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May 19, 2020

How Small Town Study Abroad Can Support a Transatlantic Community (Interview)

Fulbrighter Focus

 

International connections are more than nations, they are built on people and the relationships between them. But how and when do we build these and sustain them through times of crisis like the coronavirus pandemic? For Fulbright Alumnus and project manager at the Bertelsmann Foundation Brandon Bohrn, it starts with study abroad. To find out more, we talked to Brandon about transatlantic relations, the pandemic, and the power of academic exchange to connect people. Read his insights in the interview below.

Welcome and thanks for talking with us! Would you like to quickly introduce yourself?

Hi, I’m Brandon Bohrn and I manage the German-American relations project at the Bertelsmann Foundation, a transatlantic think-tank based in Washington, D.C.

In 2015, I traveled to Wanne-Eickel, Germany, a city in the heart of the ‘Ruhrgebiet’, to serve as a Fulbright English Teaching Assistant. When asked about the location of my school, the response typically triggered confused and sometimes sympathetic reactions. Wanne-Eickel is not exactly a major cultural hub.

However, the ’Pott’ as it’s popularly known, grew on me very quickly. I enjoyed my colleagues and students so much that I stayed for an additional school year. Of many highlights, the most cherished was leading the English language instruction for the school’s international class – a group comprised predominantly of Syrian refugees.

As a former Fulbright ETA, could you suggest any ways Fulbrighters can continue to contribute to the global community in these novel circumstances?

Stay connected! Whether you have returned to your country of origin or are currently isolated in your host country, stay connected with your Fulbright community as much as possible. Regardless of whether it is physical or virtual, exchange is at the heart of the Fulbright program. While isolation has limited the tools with which Fulbrighters can complete their respective assignments, virtual methods of communication and work are of significant value at this time. If you have a free moment, send a message of support to your colleagues, students, and friends. It makes a world of difference to stay connected in this increasingly disconnected time.

How has the pandemic affected you personally?

My colleagues and I at the Bertelsmann Foundation have responded very well to the challenges imposed by the pandemic. As most folks in our community are working from home these days, we’ve adapted accordingly. We’ve increased our number of online events, such as webinars, film screenings, and podcasts covering a wide range of transatlantic topics.

Personally, as far as ‘crises’ go, I can’t help but be thankful for my current situation. Of course, I am mostly separated from my loved ones, but when I look at the tough times folks are facing around the world, I am simply thankful for my family’s good health and a job that allows me to work from home. On a more lighthearted note, I am very happy that the Bundesliga has returned to action – my support for Schalke has not waned since my Fulbright days in Wanne-Eickel!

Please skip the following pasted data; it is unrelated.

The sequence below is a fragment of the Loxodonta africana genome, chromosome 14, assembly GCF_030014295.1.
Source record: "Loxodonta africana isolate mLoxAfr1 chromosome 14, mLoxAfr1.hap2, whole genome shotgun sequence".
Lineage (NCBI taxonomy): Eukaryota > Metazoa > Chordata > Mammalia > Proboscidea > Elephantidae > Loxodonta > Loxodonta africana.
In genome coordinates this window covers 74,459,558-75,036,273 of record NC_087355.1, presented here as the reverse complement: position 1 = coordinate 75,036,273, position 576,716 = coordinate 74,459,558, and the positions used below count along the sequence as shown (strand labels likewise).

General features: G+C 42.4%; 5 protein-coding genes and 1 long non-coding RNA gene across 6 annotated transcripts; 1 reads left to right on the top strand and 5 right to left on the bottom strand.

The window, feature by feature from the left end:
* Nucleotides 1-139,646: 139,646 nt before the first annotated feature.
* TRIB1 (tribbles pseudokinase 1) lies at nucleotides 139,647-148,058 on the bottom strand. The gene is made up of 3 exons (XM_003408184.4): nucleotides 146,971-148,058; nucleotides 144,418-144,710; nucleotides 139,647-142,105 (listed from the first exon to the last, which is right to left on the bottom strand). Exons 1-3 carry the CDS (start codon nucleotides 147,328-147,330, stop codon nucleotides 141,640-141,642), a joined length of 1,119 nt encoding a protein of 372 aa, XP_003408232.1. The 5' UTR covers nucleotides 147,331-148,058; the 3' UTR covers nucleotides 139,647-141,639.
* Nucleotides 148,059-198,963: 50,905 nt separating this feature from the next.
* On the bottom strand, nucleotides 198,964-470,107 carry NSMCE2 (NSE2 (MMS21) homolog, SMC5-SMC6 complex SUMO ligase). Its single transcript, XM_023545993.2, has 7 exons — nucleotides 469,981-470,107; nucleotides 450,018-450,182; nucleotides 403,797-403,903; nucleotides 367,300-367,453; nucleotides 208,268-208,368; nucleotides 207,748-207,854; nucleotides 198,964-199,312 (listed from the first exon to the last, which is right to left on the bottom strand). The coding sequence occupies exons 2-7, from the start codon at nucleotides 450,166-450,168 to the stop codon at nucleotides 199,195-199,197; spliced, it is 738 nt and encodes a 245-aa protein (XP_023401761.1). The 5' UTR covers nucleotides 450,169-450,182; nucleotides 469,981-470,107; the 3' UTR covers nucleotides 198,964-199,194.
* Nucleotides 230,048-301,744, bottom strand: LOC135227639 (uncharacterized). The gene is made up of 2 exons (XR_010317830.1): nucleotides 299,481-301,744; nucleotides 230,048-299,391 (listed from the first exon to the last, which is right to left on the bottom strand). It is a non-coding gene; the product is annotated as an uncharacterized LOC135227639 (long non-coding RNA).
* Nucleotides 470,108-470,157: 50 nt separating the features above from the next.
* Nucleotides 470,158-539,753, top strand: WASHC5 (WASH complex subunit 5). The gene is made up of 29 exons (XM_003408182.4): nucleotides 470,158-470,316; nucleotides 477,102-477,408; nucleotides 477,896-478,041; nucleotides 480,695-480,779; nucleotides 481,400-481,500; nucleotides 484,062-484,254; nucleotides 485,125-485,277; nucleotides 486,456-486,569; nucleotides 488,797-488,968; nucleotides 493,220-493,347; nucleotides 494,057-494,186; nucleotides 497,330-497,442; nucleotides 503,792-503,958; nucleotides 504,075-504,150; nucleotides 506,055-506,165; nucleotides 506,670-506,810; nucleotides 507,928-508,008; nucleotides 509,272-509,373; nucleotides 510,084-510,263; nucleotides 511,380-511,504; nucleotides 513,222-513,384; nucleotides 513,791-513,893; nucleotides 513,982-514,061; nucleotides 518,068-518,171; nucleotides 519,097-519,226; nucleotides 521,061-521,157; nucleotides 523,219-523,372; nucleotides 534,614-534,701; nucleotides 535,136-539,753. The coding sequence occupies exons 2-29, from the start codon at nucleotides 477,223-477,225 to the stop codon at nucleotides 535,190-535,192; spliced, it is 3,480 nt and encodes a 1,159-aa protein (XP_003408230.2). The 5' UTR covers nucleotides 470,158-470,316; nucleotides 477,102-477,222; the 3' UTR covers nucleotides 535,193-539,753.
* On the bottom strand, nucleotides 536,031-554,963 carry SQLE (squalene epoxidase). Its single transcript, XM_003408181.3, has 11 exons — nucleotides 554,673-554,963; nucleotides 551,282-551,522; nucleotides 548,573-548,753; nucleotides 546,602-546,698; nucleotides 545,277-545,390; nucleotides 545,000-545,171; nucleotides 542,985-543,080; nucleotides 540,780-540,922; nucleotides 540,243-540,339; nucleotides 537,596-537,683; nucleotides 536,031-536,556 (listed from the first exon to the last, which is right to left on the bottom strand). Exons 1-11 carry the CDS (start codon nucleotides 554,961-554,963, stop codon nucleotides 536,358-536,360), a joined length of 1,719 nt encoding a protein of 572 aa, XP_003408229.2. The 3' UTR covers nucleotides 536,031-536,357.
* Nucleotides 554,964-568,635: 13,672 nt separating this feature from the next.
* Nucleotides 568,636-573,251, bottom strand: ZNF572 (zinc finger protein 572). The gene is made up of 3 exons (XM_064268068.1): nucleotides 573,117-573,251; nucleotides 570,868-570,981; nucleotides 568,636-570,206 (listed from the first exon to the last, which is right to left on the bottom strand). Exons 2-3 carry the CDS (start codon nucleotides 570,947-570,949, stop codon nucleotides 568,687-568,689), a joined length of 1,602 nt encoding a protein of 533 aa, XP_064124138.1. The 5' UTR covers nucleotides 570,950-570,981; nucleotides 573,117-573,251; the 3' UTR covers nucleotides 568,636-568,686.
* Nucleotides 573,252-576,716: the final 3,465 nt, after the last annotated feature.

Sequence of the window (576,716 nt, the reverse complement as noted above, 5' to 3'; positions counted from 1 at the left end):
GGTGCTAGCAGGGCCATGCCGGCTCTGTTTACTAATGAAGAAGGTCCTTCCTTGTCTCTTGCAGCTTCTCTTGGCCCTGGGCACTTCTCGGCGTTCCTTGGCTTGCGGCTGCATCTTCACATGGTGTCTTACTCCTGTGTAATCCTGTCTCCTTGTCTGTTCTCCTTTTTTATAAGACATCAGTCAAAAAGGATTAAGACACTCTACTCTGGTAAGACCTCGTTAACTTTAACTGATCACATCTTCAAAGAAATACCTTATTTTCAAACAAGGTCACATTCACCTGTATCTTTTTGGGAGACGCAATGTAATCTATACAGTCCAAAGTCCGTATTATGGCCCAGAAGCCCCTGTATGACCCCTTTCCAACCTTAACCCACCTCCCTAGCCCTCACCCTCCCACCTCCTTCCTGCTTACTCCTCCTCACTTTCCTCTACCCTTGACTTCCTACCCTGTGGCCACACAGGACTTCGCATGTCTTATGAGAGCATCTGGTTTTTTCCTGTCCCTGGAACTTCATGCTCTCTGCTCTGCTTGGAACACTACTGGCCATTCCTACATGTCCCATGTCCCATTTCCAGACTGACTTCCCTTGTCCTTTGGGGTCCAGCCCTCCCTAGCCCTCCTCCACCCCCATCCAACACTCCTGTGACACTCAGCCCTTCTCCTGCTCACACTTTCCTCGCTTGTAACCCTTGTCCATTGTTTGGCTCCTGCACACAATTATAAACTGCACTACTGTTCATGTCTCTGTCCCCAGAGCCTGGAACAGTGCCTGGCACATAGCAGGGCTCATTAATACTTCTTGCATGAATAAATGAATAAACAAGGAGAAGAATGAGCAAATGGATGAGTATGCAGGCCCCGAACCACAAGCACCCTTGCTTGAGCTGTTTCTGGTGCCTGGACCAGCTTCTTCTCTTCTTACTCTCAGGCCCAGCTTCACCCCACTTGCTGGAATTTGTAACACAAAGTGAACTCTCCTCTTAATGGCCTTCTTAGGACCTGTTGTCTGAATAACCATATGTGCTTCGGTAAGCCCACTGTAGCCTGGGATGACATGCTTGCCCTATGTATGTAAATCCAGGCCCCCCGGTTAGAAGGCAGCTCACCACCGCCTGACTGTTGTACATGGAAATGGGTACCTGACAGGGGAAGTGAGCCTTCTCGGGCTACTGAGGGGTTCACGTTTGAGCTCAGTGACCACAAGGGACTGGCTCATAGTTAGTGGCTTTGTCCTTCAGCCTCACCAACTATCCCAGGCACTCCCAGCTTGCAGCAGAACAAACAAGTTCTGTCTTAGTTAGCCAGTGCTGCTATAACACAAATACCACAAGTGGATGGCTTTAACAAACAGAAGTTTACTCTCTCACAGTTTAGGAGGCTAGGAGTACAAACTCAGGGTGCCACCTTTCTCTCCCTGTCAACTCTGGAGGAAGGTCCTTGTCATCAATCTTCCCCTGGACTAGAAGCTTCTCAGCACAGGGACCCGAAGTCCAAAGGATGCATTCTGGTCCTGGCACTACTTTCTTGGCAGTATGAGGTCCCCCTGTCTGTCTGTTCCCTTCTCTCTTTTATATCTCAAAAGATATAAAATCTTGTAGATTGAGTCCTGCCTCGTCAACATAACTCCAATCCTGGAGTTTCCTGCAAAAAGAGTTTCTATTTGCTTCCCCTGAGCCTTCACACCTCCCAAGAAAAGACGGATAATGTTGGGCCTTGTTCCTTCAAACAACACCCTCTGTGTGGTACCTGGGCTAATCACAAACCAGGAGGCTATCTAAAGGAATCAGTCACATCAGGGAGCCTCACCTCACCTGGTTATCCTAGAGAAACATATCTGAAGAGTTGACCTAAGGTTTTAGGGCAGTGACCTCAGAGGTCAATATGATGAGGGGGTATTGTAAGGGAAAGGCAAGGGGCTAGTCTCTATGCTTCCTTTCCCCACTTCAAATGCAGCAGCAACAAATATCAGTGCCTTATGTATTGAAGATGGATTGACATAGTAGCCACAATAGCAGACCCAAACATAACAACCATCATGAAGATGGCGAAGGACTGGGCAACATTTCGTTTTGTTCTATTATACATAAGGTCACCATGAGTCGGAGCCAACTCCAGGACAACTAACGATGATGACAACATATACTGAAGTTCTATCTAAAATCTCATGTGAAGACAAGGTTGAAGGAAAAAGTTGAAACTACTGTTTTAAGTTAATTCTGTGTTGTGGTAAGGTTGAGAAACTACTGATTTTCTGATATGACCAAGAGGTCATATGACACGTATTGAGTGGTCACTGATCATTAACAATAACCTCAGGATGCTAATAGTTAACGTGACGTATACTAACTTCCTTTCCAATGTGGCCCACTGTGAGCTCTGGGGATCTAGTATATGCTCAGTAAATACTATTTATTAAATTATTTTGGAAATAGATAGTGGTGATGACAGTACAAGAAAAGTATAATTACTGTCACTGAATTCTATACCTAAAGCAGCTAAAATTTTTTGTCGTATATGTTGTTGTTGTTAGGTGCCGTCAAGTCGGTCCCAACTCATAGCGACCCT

What effects have you seen from the virus on transatlantic relationships?

It is no secret that the transatlantic relationship has weakened over the past few years, and the pandemic has certainly not changed that development. However, in these difficult times, I think it is important to stress that the transatlantic relationship is far more than ties between Washington and Brussels or Berlin. The people-to-people connections are at the heart of it all.

A lot of the folks I encountered in Wanne-Eickel had never met an American before – Fulbright made that possible. Recently, I have been in contact with colleagues and friends from my time there. I feel like those who know me, those with whom I have built a strong connection, are able to separate the politics from the people. For those Fulbrighters who served in Europe or the U.S., this is the time to reach out to your communities with messages of support!

How do you think the future of international exchange will look after coronavirus?

While the trajectory of the pandemic and its long-lasting impact on international exchange is unclear, it has certainly revealed the value of virtual exchange. Organizations that previously relied on in-person exchange programs have been forced to develop virtual exchange capabilities. While I imagine physical exchanges will remain in favor in the long term, I believe the knowledge and tools gathered during this time will promote virtual exchanges even after the pandemic has ended. At the Bertelsmann Foundation, our Congressional European Parliamentary Initiative (CEPI), an annual exchange program that connects staffers from the German Bundestag, European Parliament, and U.S. Congress, will be completely online this year!

To come back to a more personal note, how have you been getting through and passing time during #socialdistancing?

I’ve been staying active and connected as much as possible. Besides staying busy with work, I play the guitar and try to get at least 10,000 steps a day. It’s also been a time of reflection. Of many experiences over the past years, my time in Wanne-Eickel as a Fulbrighter is one of the most important to me. It was an incredibly formative experience, and I am thankful for the close, long-lasting bonds I forged with my community.

Learn more about being an English Teaching Assistant with Fulbright Germany here!

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